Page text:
The Bell Inn was located almost opposite Ruardean church.  James Evans was the owner and occupier of the Bell Inn in 1840. He was a farmer who also owned a malthouse. It is likely that he supplied malted barley for brewing which he used for his own use at the Bell. He also supplied other pubs making their ‘home-brew’d ales’.  Another malthouse had been established in Ruardean next to the Malt Shovel which was owned by the Horlick family. It was in this malthouse that they experimented with their malt drink, Horlicks. Emigrating to America the Horlick family expanded production and the brand was an immediate success and Horlicks is still a well-known product all over the world. The malthouses were consolidated when James Evans went into partnership with George Robins, another local farmer, and they went on to establish the Ruardean Brewery next to the Angel.

The Horlick family found world-wide acclaim with their malted drink, but Peter Horlick (born in Ruardean in 1842) had another claim to fame, although not so distinguished. It was said that Peter Horlick was the only man in the village who could stand on the steps of the Bell Inn and flip a penny over the spire of the church!

Arnold, Perrett & Co. Ltd. owned the Bell Inn in 1891 and 1903, supplying their Wickwar ales to the premises. Classified as an ale house it had a substantial annual rateable value of £51.0s.0d. in 1903. It closed at 10 pm.

An 1906 an inventory stated that the Bell Inn contained ‘attic rooms, four bedrooms, a box room, laundry, club room, sitting room, tap room, wine cellar, and a bar with drinking tables, a brass gong, pewter spirit measures, wooden spirit kegs and corkscrews. Outside, a long rectangular sign read ‘Bell Commercial Hotel’, and a smaller sign that informed visitors that the premises was licensed. The ‘stock in trade’ included bottles of whisky, sherry, brandy, port and cordials with over 70 gallons of beer in the cellar’. The Bell Inn was still trading in the 1950’s. The Bell Inn was demolished but the adjoining malt-house has survived and has been converted into a dwelling.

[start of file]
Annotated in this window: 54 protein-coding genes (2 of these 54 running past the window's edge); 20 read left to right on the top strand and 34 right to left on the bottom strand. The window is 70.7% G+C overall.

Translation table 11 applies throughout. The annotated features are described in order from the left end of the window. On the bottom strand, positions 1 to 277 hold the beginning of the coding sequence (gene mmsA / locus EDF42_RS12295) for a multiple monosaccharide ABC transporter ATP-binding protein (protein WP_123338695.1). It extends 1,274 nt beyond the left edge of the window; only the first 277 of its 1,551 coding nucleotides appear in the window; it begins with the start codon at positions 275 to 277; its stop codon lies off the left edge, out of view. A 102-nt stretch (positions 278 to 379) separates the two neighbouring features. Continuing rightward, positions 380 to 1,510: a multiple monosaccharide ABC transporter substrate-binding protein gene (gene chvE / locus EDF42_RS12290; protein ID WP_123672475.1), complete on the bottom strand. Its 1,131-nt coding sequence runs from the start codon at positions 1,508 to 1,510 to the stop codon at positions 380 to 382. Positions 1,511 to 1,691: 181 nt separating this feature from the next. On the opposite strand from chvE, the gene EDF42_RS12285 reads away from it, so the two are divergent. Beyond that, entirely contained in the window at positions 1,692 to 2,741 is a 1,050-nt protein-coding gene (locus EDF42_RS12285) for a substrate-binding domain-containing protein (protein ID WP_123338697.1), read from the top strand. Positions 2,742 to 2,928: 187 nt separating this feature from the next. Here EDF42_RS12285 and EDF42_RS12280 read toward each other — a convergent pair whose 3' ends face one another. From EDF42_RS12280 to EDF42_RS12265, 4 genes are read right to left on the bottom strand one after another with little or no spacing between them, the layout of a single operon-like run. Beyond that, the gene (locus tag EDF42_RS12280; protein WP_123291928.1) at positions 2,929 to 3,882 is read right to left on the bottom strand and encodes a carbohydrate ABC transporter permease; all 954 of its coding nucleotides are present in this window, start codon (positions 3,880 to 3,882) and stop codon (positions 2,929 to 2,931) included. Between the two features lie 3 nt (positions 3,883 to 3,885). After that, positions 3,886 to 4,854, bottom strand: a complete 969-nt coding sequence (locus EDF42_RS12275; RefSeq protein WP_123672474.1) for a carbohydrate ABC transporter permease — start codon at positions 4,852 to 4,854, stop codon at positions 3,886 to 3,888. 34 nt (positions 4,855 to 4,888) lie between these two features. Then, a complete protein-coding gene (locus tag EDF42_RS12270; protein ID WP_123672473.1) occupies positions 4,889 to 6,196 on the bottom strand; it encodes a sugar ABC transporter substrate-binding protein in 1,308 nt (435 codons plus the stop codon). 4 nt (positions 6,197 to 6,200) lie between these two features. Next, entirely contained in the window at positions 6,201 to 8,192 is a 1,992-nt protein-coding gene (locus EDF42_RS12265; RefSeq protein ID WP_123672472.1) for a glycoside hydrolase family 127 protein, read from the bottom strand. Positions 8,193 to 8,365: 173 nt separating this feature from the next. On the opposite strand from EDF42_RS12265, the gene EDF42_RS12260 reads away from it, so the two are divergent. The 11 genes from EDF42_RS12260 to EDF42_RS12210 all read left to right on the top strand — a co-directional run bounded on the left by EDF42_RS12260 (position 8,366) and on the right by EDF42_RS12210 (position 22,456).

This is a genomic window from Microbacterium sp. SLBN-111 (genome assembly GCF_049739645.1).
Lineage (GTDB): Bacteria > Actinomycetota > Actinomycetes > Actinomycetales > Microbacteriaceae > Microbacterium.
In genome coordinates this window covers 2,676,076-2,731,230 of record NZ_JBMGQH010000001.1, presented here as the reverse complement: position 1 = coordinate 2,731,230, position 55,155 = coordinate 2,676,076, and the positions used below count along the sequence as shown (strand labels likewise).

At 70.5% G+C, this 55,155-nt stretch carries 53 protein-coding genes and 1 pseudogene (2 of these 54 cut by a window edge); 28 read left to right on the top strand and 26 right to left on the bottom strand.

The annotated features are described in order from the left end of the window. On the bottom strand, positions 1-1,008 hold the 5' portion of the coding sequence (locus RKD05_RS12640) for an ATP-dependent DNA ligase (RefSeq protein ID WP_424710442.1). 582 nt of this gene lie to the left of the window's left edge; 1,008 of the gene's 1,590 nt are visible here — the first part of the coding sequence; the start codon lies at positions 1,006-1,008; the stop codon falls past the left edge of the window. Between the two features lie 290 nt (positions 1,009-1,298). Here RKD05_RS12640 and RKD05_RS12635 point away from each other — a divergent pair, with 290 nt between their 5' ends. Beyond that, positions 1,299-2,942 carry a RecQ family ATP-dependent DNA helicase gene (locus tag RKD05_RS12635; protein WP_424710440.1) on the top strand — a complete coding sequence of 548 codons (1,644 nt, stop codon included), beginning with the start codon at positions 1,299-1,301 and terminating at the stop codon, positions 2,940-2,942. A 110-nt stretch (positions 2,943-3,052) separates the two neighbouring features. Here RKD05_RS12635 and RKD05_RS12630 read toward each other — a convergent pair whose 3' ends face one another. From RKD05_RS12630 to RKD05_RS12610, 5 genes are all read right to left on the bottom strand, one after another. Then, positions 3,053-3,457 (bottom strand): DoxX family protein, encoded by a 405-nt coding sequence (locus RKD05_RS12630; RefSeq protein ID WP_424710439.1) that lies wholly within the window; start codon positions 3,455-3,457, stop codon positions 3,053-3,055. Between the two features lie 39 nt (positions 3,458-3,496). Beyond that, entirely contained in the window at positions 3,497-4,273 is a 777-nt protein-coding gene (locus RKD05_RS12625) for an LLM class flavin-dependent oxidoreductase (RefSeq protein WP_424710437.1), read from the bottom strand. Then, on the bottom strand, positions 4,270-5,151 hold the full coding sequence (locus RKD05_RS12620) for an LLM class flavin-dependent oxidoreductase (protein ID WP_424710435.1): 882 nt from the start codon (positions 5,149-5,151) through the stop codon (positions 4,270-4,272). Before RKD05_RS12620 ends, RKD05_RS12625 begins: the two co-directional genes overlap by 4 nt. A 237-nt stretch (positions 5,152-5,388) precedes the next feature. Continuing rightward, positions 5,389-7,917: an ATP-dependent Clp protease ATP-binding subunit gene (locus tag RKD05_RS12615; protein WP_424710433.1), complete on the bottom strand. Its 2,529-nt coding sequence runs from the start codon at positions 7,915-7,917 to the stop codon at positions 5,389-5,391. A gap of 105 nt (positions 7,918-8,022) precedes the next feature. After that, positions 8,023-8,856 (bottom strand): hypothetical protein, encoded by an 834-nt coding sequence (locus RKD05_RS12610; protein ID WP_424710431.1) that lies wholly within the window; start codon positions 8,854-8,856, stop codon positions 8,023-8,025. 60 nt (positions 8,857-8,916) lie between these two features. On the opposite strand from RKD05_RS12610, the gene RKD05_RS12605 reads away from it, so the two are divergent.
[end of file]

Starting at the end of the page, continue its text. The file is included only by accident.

Landlords at the Bell Inn include:

1840 James Evans (owner and occupier of the Bell Inn, stable yard, malthouse and garden’.

1856, 1885 James Evans (aged 52 in 1881 – a widower. Licensed Victualler and Maltster)

1891, 1906 Albert James King

1906 Elizabeth King

1906 Eric Ellis

1919,1927 Edward Baskerville

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